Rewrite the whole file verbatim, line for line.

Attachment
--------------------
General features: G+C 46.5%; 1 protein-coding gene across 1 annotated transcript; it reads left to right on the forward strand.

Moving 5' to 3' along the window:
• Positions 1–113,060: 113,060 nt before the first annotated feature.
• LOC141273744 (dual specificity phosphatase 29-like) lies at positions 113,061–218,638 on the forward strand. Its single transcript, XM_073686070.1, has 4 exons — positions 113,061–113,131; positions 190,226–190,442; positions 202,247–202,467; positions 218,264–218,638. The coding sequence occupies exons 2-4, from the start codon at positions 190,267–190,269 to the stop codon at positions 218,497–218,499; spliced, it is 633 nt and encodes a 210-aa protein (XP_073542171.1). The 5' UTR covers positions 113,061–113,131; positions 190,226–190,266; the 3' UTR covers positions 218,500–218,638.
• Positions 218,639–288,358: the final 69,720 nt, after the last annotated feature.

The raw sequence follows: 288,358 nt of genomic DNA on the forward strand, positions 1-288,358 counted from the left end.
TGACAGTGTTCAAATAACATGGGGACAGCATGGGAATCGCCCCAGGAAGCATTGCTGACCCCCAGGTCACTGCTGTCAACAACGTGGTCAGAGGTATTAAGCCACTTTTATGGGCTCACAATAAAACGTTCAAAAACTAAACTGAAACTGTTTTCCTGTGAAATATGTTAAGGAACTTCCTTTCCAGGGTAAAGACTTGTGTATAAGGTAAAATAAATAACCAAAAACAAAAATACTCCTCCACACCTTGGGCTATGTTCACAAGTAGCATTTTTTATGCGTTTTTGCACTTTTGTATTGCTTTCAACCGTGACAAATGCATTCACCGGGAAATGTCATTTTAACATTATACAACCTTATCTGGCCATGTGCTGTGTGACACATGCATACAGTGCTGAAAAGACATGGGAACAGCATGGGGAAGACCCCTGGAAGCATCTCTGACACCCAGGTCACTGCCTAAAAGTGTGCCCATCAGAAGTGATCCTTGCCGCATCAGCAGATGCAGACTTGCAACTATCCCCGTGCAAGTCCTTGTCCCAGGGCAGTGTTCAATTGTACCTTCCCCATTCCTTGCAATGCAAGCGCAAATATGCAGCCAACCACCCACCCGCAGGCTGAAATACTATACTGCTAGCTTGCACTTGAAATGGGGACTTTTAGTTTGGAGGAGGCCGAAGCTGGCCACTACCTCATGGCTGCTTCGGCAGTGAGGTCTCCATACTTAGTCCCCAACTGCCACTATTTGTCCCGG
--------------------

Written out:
General features: G+C 46.5%; 1 protein-coding gene across 1 annotated transcript; it reads left to right on the forward strand.

Moving 5' to 3' along the window:
• Positions 1–113,060: 113,060 nt before the first annotated feature.
• LOC141273744 (dual specificity phosphatase 29-like) lies at positions 113,061–218,638 on the forward strand. Its single transcript, XM_073686070.1, has 4 exons — positions 113,061–113,131; positions 190,226–190,442; positions 202,247–202,467; positions 218,264–218,638. The coding sequence occupies exons 2-4, from the start codon at positions 190,267–190,269 to the stop codon at positions 218,497–218,499; spliced, it is 633 nt and encodes a 210-aa protein (XP_073542171.1). The 5' UTR covers positions 113,061–113,131; positions 190,226–190,266; the 3' UTR covers positions 218,500–218,638.
• Positions 218,639–288,358: the final 69,720 nt, after the last annotated feature.

The raw sequence follows: 288,358 nt of genomic DNA on the forward strand, positions 1-288,358 counted from the left end.
TGACAGTGTTCAAATAACATGGGGACAGCATGGGAATCGCCCCAGGAAGCATTGCTGACCCCCAGGTCACTGCTGTCAACAACGTGGTCAGAGGTATTAAGCCACTTTTATGGGCTCACAATAAAACGTTCAAAAACTAAACTGAAACTGTTTTCCTGTGAAATATGTTAAGGAACTTCCTTTCCAGGGTAAAGACTTGTGTATAAGGTAAAATAAATAACCAAAAACAAAAATACTCCTCCACACCTTGGGCTATGTTCACAAGTAGCATTTTTTATGCGTTTTTGCACTTTTGTATTGCTTTCAACCGTGACAAATGCATTCACCGGGAAATGTCATTTTAACATTATACAACCTTATCTGGCCATGTGCTGTGTGACACATGCATACAGTGCTGAAAAGACATGGGAACAGCATGGGGAAGACCCCTGGAAGCATCTCTGACACCCAGGTCACTGCCTAAAAGTGTGCCCATCAGAAGTGATCCTTGCCGCATCAGCAGATGCAGACTTGCAACTATCCCCGTGCAAGTCCTTGTCCCAGGGCAGTGTTCAATTGTACCTTCCCCATTCCTTGCAATGCAAGCGCAAATATGCAGCCAACCACCCACCCGCAGGCTGAAATACTATACTGCTAGCTTGCACTTGAAATGGGGACTTTTAGTTTGGAGGAGGCCGAAGCTGGCCACTACCTCATGGCTGCTTCGGCAGTGAGGTCTCCATACTTAGTCCCCAACTGCCACTATTTGTCCCGG